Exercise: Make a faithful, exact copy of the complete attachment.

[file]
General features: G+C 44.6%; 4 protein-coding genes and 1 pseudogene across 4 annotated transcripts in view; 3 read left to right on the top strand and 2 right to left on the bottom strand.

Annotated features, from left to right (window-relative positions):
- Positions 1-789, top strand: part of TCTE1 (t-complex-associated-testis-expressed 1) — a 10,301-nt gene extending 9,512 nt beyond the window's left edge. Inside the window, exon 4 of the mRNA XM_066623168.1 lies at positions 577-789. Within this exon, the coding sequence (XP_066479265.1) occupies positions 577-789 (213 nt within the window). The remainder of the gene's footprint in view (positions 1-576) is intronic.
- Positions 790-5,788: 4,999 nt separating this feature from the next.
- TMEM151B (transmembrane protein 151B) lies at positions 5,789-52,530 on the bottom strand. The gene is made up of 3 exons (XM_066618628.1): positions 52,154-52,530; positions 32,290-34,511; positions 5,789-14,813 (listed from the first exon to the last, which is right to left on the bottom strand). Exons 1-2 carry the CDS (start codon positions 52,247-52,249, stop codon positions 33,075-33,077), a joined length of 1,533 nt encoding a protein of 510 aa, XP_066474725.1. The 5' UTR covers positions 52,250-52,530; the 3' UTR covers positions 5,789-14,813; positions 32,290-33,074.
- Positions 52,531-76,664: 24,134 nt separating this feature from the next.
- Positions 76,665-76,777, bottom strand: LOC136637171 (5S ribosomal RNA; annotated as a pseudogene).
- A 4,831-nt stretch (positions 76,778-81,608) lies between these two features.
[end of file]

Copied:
General features: G+C 44.6%; 4 protein-coding genes and 1 pseudogene across 4 annotated transcripts in view; 3 read left to right on the top strand and 2 right to left on the bottom strand.

Annotated features, from left to right (window-relative positions):
- Positions 1-789, top strand: part of TCTE1 (t-complex-associated-testis-expressed 1) — a 10,301-nt gene extending 9,512 nt beyond the window's left edge. Inside the window, exon 4 of the mRNA XM_066623168.1 lies at positions 577-789. Within this exon, the coding sequence (XP_066479265.1) occupies positions 577-789 (213 nt within the window). The remainder of the gene's footprint in view (positions 1-576) is intronic.
- Positions 790-5,788: 4,999 nt separating this feature from the next.
- TMEM151B (transmembrane protein 151B) lies at positions 5,789-52,530 on the bottom strand. The gene is made up of 3 exons (XM_066618628.1): positions 52,154-52,530; positions 32,290-34,511; positions 5,789-14,813 (listed from the first exon to the last, which is right to left on the bottom strand). Exons 1-2 carry the CDS (start codon positions 52,247-52,249, stop codon positions 33,075-33,077), a joined length of 1,533 nt encoding a protein of 510 aa, XP_066474725.1. The 5' UTR covers positions 52,250-52,530; the 3' UTR covers positions 5,789-14,813; positions 32,290-33,074.
- Positions 52,531-76,664: 24,134 nt separating this feature from the next.
- Positions 76,665-76,777, bottom strand: LOC136637171 (5S ribosomal RNA; annotated as a pseudogene).
- A 4,831-nt stretch (positions 76,778-81,608) lies between these two features.